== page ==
The second reason this is an ideal model system is because these axons – unlike optic nerve axons in higher vertebrates including mammals – are capable of complete regeneration and restoration of function following transection. Thus, the goldfish visual system is an excellent model-system to study axonal transport of molecules and the transport of those molecules during the growth of the axon. In later papers, Grafstein (along with other labs) would show large increases in the axonal transport of total and specific proteins during axonal growth.

I left the Grafstein lab in 1971, just as her work was being praised in the neuroscience community.

My own lab – New Jersey Medical School –

At my new lab at the New Jersey Medical School of the University of Medicine and Dentistry of NJ at Newark, (I was hired as an Assistant Professor in the department of Physiology), I continued to study the axonal transport of RNA in neurons of the goldfish visual system. This work, which I consider the most important of my scientific career, had a complexity that we only began to recognize well after the work began. The main problem laid in the differences in the way the retinal ganglion cells (and all other neurons as far as we know) handle small molecules (amino acids and nucleotides). Following injections of labeled amino acids (aa) into the eye, the retinal ganglion cells take up the radioactive aa from the vitreous where they join the pool of endogenous intracellular aa. These radioactive aa are then incorporated  into proteins and a portion are exported into the axon as axonally transported proteins. In none of these experiments was there any evidence for the export of free amino acids into the axons. To my knowledge there have been no experiments reporting the axonal transport of free amino acids into either intact or regenerating (growing) axons in any species.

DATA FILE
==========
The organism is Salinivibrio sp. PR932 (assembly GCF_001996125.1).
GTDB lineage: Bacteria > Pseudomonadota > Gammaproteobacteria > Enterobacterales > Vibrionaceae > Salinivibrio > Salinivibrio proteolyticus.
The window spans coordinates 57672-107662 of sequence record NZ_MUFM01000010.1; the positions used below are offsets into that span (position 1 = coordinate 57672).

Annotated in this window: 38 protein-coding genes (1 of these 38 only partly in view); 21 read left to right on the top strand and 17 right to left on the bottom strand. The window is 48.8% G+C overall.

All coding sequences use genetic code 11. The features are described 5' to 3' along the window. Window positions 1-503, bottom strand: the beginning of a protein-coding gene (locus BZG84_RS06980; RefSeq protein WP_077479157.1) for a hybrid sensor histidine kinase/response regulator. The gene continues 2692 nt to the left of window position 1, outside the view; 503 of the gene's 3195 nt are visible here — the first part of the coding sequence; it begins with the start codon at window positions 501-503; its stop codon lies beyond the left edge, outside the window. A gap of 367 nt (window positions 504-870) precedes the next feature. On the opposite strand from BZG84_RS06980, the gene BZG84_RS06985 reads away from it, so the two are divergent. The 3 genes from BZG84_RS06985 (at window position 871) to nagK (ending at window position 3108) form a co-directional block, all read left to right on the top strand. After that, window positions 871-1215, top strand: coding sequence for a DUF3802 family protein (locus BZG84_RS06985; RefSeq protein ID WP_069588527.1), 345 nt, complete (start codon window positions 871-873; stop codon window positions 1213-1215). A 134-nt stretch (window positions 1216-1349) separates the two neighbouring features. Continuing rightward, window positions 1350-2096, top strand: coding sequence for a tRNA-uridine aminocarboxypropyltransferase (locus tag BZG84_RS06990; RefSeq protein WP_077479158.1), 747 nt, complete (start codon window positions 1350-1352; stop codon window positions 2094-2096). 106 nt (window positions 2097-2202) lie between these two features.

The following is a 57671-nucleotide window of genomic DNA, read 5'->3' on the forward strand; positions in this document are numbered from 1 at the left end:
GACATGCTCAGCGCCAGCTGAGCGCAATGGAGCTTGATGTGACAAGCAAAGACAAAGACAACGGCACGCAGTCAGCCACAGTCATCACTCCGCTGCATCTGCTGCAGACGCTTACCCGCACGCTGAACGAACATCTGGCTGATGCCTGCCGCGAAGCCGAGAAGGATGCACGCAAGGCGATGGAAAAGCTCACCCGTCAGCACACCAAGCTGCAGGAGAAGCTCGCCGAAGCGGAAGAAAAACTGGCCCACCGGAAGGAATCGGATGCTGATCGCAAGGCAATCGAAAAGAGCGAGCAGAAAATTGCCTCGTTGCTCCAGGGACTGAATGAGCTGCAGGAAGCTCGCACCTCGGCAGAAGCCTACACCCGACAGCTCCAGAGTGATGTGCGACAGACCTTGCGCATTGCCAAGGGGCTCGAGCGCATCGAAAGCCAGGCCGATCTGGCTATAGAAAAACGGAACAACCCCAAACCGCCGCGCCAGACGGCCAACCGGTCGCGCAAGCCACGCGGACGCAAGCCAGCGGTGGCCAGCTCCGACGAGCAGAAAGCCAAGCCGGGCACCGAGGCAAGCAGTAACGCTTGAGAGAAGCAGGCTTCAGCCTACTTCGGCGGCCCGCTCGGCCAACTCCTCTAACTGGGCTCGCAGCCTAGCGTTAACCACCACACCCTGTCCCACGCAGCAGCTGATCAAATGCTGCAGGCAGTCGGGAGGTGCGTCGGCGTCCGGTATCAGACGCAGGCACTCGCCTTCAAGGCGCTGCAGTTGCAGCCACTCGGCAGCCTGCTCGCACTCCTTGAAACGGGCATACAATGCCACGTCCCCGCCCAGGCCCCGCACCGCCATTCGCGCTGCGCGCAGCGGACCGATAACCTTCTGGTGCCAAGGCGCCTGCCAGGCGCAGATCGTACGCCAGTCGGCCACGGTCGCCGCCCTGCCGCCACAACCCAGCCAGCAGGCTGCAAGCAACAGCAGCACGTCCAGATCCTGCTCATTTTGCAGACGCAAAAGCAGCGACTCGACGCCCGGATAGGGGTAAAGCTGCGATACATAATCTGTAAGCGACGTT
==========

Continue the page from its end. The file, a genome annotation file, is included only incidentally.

Surprisingly, this was not the case with nucleotides. Like aa and proteins, radioactively labeled injected nucleotides are taken up by cells of the retina, incorporated into a macromolecule (RNA in this case). But, they are also transported as small molecules into the axons of retinal ganglion cells and then transferred to surrounding cells where they are incorporated into RNA. [The observation that axonally transported nucleotides could be delivered from the axon to cells surrounding it and then be incorporated into RNA led to a series of experiments reported in 1983 in The Journal of Neuroscience. These experiments showed the differential axonal transport and subsequent transfer of small molecules out of the axon into cells surrounding the axon. In this paper we speculated that part of the mechanism used by axons to communicate with neighboring cells is by selectively ‘feeding’ them some small molecules (nucleotides, polyamines, lipid precursors) while amino acids could not be derived from the axon but must come from the supporting cells themselves. To my knowledge, this observation (that I still find intriguing), and speculation remains unchanged; not challenged, confirmed nor advanced in the subsequent decades!]

Returning to the question of the possibility that like proteins, RNA could also be transported along axons, we injected 3H-Uridine (as a precursor to RNA) into the eye of fish, and found labeled RNA in cells of the retina as well as along the length of the axon and at the axon terminals in the goldfish brain. However, we also found labeled precursors of RNA along the length of the axon and at its terminal. Remember, if one does this experiment using radioactive amino acids, radioactive proteins are found only in the axon, but not in cells surrounding the axon; hence, a major difference in the ways a neuron handles protein and RNA precursors.